NEW YORK — New York Mets GM Jared Porter, who was hired just over a month ago, sent an unsolicited photo of an “erect, naked penis” to a woman reporter in 2016, he said Monday night in a bombshell ESPN report. The photo came after dozens of texts from Porter that the woman did not respond to.
Porter was a Chicago Cubs employee at the time. He admitted to sending the photo but denied that it was his own penis.
The woman was a foreign MLB correspondent who first turned over the messages to ESPN in 2017. She only consented to their publication this year after leaving journalism.
Screenshots of the texts appear in the ESPN story. They make it clear that after an initial friendly exchange, Porter sent dozens of consecutive unwanted, unanswered sexual messages.
Porter appears to have followed the Anthony Weiner playbook, at one point sending “several that would show a man lying on a bed with a bulge in his pants.” Two of the bulge photos were sent with a World Series ring he won as a staffer with the Boston Red Sox.
“Jared has acknowledged to me his serious error in judgment, has taken responsibility for his conduct, has expressed remorse and has previously apologized for his actions,” Porter’s boss, Mets President Sandy Alderson, said in a statement to ESPN. “The Mets take these matters seriously, expect professional and ethical behavior from all of our employees, and certainly do not condone the conduct described in your story. We will follow up as we review the facts regarding this serious issue.”
The ESPN story was reported by Jeff Passan and Mina Kimes, who based their story off text message records between Porter and the woman.
Steve Cohen’s ownership did not make it to a single game before the franchise saw a major scandal.
Porter, 41, was hired to replace Brodie Van Wagenen as the Mets’ general manager just over a month ago.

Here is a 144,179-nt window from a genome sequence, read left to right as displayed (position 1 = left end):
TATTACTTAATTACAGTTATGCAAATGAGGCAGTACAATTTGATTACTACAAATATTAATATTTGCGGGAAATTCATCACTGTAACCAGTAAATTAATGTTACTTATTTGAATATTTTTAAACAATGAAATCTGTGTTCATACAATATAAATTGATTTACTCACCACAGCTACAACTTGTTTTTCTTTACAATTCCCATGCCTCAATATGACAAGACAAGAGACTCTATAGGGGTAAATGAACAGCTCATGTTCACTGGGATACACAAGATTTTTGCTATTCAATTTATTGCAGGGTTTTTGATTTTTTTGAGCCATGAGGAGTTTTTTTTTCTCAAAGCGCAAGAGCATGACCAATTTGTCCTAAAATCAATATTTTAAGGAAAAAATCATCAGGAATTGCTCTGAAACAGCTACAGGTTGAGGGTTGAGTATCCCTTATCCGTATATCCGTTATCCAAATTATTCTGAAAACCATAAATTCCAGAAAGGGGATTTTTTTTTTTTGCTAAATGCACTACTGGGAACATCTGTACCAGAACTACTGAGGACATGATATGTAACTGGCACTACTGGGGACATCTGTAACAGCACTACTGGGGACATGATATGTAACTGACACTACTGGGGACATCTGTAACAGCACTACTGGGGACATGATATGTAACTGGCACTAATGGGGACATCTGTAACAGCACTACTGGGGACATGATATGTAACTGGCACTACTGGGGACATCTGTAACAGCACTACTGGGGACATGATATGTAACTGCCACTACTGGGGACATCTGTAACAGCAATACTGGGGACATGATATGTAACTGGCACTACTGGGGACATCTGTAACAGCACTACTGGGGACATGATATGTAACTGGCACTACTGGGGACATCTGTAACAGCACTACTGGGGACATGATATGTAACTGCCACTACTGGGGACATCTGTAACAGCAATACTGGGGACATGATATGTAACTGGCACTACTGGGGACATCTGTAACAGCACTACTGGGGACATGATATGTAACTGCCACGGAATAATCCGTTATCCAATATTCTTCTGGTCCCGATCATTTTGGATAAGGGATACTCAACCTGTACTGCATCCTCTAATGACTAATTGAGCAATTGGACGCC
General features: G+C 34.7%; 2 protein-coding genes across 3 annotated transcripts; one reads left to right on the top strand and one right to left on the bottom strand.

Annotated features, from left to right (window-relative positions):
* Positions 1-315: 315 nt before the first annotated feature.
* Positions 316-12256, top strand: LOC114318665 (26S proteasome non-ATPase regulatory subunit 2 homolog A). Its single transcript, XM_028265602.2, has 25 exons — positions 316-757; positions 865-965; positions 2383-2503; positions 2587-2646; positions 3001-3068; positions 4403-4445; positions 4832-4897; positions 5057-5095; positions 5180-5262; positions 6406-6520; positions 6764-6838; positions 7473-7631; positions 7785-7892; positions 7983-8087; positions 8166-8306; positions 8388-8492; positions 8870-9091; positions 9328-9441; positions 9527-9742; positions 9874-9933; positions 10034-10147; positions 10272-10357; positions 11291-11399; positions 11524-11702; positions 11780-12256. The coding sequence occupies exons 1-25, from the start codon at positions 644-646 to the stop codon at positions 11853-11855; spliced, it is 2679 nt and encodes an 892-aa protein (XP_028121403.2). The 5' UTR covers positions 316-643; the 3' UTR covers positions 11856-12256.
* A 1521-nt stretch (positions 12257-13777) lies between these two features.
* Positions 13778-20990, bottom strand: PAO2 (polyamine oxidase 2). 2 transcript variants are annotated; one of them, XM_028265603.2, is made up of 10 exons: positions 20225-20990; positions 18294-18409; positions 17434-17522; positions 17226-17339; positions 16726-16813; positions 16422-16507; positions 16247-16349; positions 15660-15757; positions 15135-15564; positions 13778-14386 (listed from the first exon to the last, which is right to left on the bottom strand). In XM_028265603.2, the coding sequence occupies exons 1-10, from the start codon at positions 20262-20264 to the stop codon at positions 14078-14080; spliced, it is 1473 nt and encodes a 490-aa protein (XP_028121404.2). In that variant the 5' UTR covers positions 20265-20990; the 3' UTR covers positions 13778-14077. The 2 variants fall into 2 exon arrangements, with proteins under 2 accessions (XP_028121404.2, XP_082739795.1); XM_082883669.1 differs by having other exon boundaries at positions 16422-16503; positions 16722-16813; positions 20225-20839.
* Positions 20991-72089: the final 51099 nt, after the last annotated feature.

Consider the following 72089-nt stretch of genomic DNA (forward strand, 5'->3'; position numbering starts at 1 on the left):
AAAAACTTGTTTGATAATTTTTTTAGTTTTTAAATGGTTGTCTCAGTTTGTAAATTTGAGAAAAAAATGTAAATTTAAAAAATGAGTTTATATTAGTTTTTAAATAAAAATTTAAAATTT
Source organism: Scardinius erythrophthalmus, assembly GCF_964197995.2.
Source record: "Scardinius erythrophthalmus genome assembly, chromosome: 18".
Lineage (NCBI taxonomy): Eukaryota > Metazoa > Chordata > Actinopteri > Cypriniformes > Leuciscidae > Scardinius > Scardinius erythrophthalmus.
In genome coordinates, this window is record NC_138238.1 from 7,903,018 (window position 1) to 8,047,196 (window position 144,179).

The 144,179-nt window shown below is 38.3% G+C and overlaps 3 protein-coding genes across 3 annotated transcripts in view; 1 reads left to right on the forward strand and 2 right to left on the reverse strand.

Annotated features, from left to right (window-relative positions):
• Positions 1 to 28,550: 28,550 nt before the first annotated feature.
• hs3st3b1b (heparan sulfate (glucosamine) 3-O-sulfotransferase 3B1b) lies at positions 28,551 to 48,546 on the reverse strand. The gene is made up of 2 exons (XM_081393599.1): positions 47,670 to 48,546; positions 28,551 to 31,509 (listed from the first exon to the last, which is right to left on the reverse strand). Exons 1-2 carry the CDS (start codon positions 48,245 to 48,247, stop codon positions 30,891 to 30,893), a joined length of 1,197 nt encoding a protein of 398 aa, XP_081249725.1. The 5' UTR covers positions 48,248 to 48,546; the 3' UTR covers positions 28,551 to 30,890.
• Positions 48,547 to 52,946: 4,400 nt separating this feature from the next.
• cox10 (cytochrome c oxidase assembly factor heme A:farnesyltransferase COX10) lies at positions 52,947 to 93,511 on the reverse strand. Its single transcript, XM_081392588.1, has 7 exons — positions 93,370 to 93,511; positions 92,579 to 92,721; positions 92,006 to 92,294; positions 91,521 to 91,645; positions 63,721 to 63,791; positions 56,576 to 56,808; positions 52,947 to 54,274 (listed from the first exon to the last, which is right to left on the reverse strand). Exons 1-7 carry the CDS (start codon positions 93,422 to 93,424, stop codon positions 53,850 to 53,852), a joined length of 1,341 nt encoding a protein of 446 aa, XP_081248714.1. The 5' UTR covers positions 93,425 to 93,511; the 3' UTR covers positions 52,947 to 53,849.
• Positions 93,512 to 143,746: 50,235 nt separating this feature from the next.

When asked about the erect penis photo, Porter told ESPN that “the more explicit ones are not of me. Those are like, kinda like joke-stock images.”
Despite the bizarre claim that he sent the woman a joke after dozens of ignored messages, Porter appears to have known at some point that his conduct was more serious. According to the report, he apologized to the woman after she called the penis photo “extremely inappropriate, very offensive, and getting out of line” in a text.
She wrote that line with help from “a player from her home country and an interpreter,” according to the report. The player and interpreter saw the penis text.
“Being alone in a different country made it tougher,” she told Passan and Kimes. “I didn’t know who to trust and rely on.”
She says that she told a Cubs employee during the 2016 playoffs. The Cubs won the World Series that October and Porter left for Arizona.
In a statement to ESPN, the Cubs denied being aware of their then-employee harassing the reporter.©2021 New York Daily News. Visit at nydailynews.com. Distributed by Tribune Content Agency, LLC.